ICC Recommends That the Government Issue A Regulation Regarding Price Difference of Economic Reference Price and Highest Retail Price for Cooking Oil.
Jakarta (10/05) – Indonesia Competition Commission (ICC) recommends that the Ministry of Trade issue a regulation with regard to the discharge of the obligation to make payment for price difference of economic reference price and highest retail price of cooking oil to the already verified business. There is an urgent need for issuing the regulation for the sake of avoiding more substantial losses suffered by the public and business climate. This was conveyed by the Commissioner of ICC, Chandra Setiawan and the Economic Director of ICC, Mulyawan Ranamanggala in a meeting with the media held virtually today, May 10, 2023. ICC made such statement in responding to the plans to boycott or limit the purchase of cooking oil by retailers as a result of the not yet paid claims for the compensation for price difference that has reached IDR344 billion.
The existence of policy disruption with regard to the price difference of the economic reference price and highest retail price can bring about an unconducive business climate for not giving equal business opportunities to business actors for your information. This is contradictory to one of the purposes of the making of Law No. 5 of 1999. To that end, it is important for ICC to participate in overcoming such problem. ICC sees Government policy on the price difference of the economic reference price (HAK) and highest retail price (HET), namely Regulation of the Minister of Trade No. 3 of 2022, on the basis of the assessment using the Checklist of Business Competition Policies (DPKPU), has yet to take the aspect of efficiency in its implementation into account.
Based on the information issued by the Government, the HEK of the January 2022 packaged cooking oil was IDR17,260, being below the January 2022 average price of IDR20,914. Meanwhile, based on Regulation of the Minister of Trade No. 3 of 2022, the HET of the packaged cooking oil is IDR14,000. The regulation provides for the Oil Palm Plantation Fund Management Agency (BPDPKS) to make payment for the subsidies calculated from the differences between HAK and HET determined as a result of the implementation of the one-price policy for packaged cooking oil, that is IDR14,000. With the non-implementation of the policy set forth in Regulation of the Minister of Trade No. 3 of 2022, it is estimated that there are claims for the price difference of the economic reference price (HAK) and highest retail price (HET) worth IDR1.1 trillion that is not paid. Those claims come from the cooking oil producers and distributors which reach approximately IDR700 billion and IDR344,355,425,760 for roughly 600 modern retail corporations throughout Indonesia. In such an event, business actors suffer from losses twice, namely deriving from the difference between the HAK and the market price and that of between the HAK and the HET.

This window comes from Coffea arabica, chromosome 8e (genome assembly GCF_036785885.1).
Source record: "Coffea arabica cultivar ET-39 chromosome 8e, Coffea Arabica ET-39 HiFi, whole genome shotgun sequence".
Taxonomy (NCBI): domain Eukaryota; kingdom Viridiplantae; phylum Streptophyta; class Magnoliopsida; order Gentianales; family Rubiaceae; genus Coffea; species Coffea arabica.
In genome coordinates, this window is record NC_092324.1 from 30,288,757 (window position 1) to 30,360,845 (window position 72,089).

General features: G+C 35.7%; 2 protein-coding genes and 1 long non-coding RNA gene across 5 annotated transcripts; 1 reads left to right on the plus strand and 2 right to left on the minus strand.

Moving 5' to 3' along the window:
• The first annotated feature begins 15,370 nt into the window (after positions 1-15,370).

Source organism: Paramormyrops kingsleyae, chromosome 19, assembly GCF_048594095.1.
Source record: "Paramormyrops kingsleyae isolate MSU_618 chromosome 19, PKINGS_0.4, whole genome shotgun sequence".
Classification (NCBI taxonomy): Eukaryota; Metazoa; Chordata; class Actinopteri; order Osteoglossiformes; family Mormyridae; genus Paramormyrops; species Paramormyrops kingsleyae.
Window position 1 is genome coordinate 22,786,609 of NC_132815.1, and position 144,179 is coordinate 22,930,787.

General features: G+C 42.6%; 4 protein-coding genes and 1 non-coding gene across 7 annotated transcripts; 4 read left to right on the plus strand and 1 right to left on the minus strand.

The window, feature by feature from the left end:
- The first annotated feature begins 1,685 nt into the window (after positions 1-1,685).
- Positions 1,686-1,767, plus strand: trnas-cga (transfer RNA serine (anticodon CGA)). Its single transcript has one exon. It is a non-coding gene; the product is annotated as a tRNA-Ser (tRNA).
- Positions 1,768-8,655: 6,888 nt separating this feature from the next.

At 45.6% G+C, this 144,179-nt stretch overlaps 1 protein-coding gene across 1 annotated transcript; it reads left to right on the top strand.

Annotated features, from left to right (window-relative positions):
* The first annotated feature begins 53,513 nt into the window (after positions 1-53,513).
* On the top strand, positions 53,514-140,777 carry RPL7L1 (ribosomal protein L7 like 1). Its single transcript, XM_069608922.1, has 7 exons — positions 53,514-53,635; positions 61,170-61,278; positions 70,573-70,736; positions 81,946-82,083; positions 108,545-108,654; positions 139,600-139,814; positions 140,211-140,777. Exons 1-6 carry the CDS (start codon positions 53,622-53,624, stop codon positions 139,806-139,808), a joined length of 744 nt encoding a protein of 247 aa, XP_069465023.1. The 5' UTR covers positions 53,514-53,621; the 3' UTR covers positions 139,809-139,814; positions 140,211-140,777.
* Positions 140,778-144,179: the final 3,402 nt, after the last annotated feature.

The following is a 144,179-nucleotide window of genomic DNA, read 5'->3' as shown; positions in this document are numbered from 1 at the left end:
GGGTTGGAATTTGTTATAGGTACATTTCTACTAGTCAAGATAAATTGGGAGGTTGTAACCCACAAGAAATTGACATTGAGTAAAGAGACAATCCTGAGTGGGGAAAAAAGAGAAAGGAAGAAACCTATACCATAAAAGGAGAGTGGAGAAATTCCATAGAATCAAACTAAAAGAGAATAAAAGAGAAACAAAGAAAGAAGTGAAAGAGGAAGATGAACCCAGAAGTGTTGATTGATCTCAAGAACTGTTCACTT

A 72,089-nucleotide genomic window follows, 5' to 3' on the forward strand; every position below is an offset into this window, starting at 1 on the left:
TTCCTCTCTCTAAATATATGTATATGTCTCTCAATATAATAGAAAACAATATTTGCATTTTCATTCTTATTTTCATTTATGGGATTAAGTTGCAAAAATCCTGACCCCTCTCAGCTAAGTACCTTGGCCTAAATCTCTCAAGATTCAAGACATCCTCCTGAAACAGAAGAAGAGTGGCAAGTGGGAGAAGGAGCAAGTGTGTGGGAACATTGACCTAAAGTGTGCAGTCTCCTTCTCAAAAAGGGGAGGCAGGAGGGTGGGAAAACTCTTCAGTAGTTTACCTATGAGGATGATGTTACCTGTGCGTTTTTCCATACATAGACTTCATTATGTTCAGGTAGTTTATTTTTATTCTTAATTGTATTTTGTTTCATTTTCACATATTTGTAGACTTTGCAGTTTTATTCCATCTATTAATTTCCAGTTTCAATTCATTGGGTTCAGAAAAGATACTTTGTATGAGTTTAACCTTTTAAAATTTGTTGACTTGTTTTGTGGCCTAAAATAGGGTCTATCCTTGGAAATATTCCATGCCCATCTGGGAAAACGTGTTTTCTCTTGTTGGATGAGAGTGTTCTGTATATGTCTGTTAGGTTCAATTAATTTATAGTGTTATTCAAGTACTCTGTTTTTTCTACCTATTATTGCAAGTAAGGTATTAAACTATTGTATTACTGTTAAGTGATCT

At the moment, the Ministry of Trade and BPDPKS cannot make payment because the above regulation that serves as the basis for payments, has been rescinded and there is no transitional regulation providing for the payment process as mandated in the said regulation. The government is still asking for legal opinion from the Attorney General’s Office to issue such policy. ICC has summoned and listened to the statement made by the Ministry of Trade and the Indonesia Retail Merchants Association (APRINDO) yesterday, May 9, 2023 and both parties had jointly agreed to convey to the media that regarding the payment for the supply of the packaged cooking oil under the BPDPKS fund payment scheme, is still awaiting the legal opinion from the Attorney General’s Office.
In addition, ICC sees that the gap between the price of CPO and that of cooking oil in Indonesia has increasingly become bigger. The CPO/cooking oil price ratio data records that the average ratio in 2021 was 25%, while the figure in 2023 is 40%. Thus, it is estimated that potential losses suffered by consumers due to the increase in the price of cooking oil owing to such sentiment reaches IDR457 billion between these two years. The losses suffered by the public will continue increasing if the price of cooking oil increases as a result of the efforts of business actors to limit access or the sales of cooking oil to the public.
To that end, ICC suggests that the Government c.q. the Ministry of Trade issue a regulation the content of which is discharging its obligations to pay the already verified business actors in accordance with Regulation of the Minister of Trade No. 3 of 2022. This issue deserves to become the priority of the Government to avoid losses or wider impacts on the public. Above all, cooking oil is one of the commodities that is badly needed by the public, hence, any disruption to the supply will result in an increase in the price of cooking oil and eventually will significantly affect the inflation rate.